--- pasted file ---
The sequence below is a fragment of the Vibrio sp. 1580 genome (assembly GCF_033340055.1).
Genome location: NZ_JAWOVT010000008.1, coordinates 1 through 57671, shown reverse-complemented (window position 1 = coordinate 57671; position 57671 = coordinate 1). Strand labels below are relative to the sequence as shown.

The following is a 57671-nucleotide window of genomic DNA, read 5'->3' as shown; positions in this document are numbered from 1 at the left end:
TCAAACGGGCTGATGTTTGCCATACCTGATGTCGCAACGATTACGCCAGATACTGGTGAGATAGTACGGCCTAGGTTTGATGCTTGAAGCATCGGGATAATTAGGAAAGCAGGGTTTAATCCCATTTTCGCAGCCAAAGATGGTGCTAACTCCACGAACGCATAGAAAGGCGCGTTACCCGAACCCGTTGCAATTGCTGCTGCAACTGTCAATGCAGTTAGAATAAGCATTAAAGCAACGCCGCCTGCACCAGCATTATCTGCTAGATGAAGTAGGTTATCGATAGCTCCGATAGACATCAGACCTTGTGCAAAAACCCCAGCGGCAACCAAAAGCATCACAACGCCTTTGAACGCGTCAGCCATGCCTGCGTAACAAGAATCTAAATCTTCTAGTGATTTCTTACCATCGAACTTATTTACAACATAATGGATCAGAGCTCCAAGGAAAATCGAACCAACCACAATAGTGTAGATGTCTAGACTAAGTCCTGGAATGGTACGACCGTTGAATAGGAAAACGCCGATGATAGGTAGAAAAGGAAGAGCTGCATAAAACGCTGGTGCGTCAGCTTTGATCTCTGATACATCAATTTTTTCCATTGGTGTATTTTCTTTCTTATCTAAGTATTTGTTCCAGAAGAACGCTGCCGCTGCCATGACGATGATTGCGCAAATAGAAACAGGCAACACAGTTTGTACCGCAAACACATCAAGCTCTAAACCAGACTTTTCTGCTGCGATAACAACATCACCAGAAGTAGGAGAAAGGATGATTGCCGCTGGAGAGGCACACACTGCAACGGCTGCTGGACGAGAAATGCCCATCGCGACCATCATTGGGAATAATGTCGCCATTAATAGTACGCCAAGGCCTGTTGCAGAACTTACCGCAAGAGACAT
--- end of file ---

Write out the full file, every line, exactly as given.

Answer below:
The sequence below is a fragment of the Vibrio sp. 1580 genome (assembly GCF_033340055.1).
Genome location: NZ_JAWOVT010000008.1, coordinates 1 through 57671, shown reverse-complemented (window position 1 = coordinate 57671; position 57671 = coordinate 1). Strand labels below are relative to the sequence as shown.

The following is a 57671-nucleotide window of genomic DNA, read 5'->3' as shown; positions in this document are numbered from 1 at the left end:
TCAAACGGGCTGATGTTTGCCATACCTGATGTCGCAACGATTACGCCAGATACTGGTGAGATAGTACGGCCTAGGTTTGATGCTTGAAGCATCGGGATAATTAGGAAAGCAGGGTTTAATCCCATTTTCGCAGCCAAAGATGGTGCTAACTCCACGAACGCATAGAAAGGCGCGTTACCCGAACCCGTTGCAATTGCTGCTGCAACTGTCAATGCAGTTAGAATAAGCATTAAAGCAACGCCGCCTGCACCAGCATTATCTGCTAGATGAAGTAGGTTATCGATAGCTCCGATAGACATCAGACCTTGTGCAAAAACCCCAGCGGCAACCAAAAGCATCACAACGCCTTTGAACGCGTCAGCCATGCCTGCGTAACAAGAATCTAAATCTTCTAGTGATTTCTTACCATCGAACTTATTTACAACATAATGGATCAGAGCTCCAAGGAAAATCGAACCAACCACAATAGTGTAGATGTCTAGACTAAGTCCTGGAATGGTACGACCGTTGAATAGGAAAACGCCGATGATAGGTAGAAAAGGAAGAGCTGCATAAAACGCTGGTGCGTCAGCTTTGATCTCTGATACATCAATTTTTTCCATTGGTGTATTTTCTTTCTTATCTAAGTATTTGTTCCAGAAGAACGCTGCCGCTGCCATGACGATGATTGCGCAAATAGAAACAGGCAACACAGTTTGTACCGCAAACACATCAAGCTCTAAACCAGACTTTTCTGCTGCGATAACAACATCACCAGAAGTAGGAGAAAGGATGATTGCCGCTGGAGAGGCACACACTGCAACGGCTGCTGGACGAGAAATGCCCATCGCGACCATCATTGGGAATAATGTCGCCATTAATAGTACGCCAAGGCCTGTTGCAGAACTTACCGCAAGAGACAT